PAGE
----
Relugolix for treating uterine fibroids

A phase 2, multicenter study has found relugolix (Myfembree; Myovant Sciences) significantly decreases menstrual blood loss in women with uterine leiomyomas and is mostly well tolerated. Relugolix is a small molecule gonadotropin-releasing hormone (GnRH) receptor antagonist.

The study in the journal BMC Women’s Health was conducted at 36 sites in Japan among 216 women with uterine leiomyomas and heavy menstrual bleeding, defined as a pictorial blood loss assessment chart (PBAC) score of greater than or equal to 120 in 1 menstrual cycle.1

From November 2011 to September 2012, patients were randomized 1:1:1:1 to relugolix 10 mg, 20 mg, 40 mg, and placebo, orally once daily for 12 weeks.

The mean age of patients ranged in age from 41 to 43 years across the 4 treatment groups. There were also no apparent differences among the groups for uterine or myoma volumes.

Overall, 99.1% (n = 214) of patients were fully analyzed.

The chief endpoint was the proportion of patients with a total PBAC score of less than 10 from week 6 to 12.

The proportion (difference vs placebo) of patients that achieved the primary endpoint in the placebo and 10 mg, 20 –mg, and 40 mg relugolix groups were ; 20.8% (P < 0.001); 42.6% (P < 0.001); and 83.3% (P < 0.001), respectively.

Among secondary endpoints, PBAC scores of less than 10 for weeks 2 through 6 and weeks 2 through 12 were similar to the primary endpoint results.

Some patients also achieved amenorrhea at weeks 6 to 12 of the study, with the highest proportion in the relugolix 40 mg group, whereas there was no amenorrhea in the placebo group. Comparable results were observed for the proportion of patients who attained amenorrhea at weeks 2 to 6.

Mean myoma and uterine volumes increased during the study in the placebo group, while the volumes in all relugolix groups decreased from week 2 and continued to decrease during weeks 4, 8, and 12, with the largest decrease in volumes in the relugolix 40 mg group.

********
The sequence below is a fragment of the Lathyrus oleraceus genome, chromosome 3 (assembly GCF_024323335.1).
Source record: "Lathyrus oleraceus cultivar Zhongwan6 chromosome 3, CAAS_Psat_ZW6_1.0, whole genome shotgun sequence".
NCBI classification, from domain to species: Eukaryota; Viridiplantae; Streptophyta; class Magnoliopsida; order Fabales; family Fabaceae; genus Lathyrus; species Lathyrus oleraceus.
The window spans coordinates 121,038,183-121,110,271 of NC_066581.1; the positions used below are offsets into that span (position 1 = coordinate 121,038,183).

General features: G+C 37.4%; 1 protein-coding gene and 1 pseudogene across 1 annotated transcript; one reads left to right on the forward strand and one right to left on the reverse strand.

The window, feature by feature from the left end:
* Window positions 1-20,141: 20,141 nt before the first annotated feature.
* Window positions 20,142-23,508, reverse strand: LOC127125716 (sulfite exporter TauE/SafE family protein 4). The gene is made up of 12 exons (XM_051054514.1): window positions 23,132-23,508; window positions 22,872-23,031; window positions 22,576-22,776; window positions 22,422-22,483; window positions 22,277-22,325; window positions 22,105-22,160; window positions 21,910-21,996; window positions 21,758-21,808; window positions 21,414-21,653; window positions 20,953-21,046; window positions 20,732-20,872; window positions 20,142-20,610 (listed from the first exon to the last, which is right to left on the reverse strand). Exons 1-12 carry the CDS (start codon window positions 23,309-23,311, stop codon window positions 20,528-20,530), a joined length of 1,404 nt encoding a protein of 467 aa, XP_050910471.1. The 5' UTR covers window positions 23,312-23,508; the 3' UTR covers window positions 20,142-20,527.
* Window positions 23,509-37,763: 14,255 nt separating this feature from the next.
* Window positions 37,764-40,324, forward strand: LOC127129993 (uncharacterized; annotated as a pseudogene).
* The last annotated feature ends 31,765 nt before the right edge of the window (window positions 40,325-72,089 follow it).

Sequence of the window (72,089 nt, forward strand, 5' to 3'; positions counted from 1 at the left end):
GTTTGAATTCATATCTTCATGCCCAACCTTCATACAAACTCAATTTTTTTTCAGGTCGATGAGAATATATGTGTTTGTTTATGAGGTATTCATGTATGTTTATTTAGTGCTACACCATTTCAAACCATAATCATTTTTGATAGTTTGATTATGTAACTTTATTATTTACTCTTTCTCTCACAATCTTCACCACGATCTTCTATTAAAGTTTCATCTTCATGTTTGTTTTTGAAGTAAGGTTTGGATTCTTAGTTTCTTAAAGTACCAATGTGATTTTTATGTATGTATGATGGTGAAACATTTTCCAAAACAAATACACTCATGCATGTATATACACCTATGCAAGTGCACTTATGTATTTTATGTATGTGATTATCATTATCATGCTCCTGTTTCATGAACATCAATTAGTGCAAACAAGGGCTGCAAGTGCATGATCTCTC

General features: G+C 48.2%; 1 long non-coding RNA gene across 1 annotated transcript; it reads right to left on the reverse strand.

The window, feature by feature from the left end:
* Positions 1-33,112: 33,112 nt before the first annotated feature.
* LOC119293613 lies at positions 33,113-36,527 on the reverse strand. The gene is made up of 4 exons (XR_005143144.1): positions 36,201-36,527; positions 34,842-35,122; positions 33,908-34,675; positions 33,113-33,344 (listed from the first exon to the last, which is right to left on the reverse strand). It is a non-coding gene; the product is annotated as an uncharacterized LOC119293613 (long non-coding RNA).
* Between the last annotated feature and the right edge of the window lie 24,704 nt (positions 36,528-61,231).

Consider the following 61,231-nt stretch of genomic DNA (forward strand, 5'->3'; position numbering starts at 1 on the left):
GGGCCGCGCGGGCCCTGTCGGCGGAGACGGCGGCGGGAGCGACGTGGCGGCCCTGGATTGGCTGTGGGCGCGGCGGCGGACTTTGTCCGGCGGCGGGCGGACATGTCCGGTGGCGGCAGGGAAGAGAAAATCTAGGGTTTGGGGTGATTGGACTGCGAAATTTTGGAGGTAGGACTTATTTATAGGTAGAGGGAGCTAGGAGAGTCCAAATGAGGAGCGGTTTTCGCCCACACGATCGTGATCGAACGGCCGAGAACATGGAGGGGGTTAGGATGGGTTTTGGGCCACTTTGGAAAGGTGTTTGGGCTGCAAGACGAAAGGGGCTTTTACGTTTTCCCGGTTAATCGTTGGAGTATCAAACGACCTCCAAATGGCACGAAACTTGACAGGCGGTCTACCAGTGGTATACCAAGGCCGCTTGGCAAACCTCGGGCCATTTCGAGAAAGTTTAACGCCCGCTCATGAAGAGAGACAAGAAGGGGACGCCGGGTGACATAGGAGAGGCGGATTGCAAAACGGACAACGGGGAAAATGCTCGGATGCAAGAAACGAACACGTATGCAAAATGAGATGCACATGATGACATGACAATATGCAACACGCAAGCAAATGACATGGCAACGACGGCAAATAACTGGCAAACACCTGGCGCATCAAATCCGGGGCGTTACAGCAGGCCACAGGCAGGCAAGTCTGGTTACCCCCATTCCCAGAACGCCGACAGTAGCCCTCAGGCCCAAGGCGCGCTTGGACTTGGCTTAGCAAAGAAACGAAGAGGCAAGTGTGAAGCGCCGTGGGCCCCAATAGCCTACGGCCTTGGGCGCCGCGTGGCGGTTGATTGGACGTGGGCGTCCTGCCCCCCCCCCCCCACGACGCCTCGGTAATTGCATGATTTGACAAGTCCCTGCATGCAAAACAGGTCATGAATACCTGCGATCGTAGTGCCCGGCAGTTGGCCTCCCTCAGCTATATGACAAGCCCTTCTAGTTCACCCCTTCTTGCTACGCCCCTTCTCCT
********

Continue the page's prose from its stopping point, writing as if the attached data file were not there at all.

At week 12, uterine and myoma volumes were reduced by approximately 40% in the relugolix 40 mg group vs an increase of 10% in the placebo group.

Furthermore, hemoglobin levels increased in the relugolix 20 and 40 mg groups. By week 12, the mean change in standard deviation (SD) from baseline in hemoglobin was 0.83 g/dL and 0.93 g/dL for the relugolix 20 and 40 mg groups, respectively, while only a 0.20 g/dL change in the placebo group.

The blood concentrations of hemoglobin also tended to improve with relugolix therapy, irrespective of the use of iron preparations.

Women in the relugolix 40 mg group with a pain severity of greater than or equal to 4 on the numerical rating scale (NRS) at baseline were significantly more likely to achieve no pain or minimal pain during the 28 days prior to the final dose of study medication, and reported a reduction in pain score of 50% or more, compared to the placebo group.

Treatment-emergent adverse events (TEAEs) with an incidence of at least 10% were nasopharyngitis, headache, metrorrhagia, menorrhagia, genital hemorrhage, hot flushes, and menstruation irregular.

TEAEs were comparable in the 20 mg and 40 mg groups but were more frequent than in the placebo group. Most adverse events were mild or moderate in intensity.

A decrease in bone mineral density (BMD) was observed from baseline to week 12 in all four groups, with mean SD percentage changes of − 0.75, − 1.93, and − 2.27 in the relugolix 10, 20, and 40 mg groups, respectively, compared with only − 0.24 in the placebo group.

Still, the menstrual cycle resumed in 98% of full evaluated patients.

Reference

  1. Hiroshi H, Seki Y, Kusumoto T, et al. Relugolix for oral treatment of uterine leiomyomas: a dose-finding, randomized, controlled trial. BMC Women’s Health. Published online October 28, 2011. doi:10.1186/s12905-021-01475-2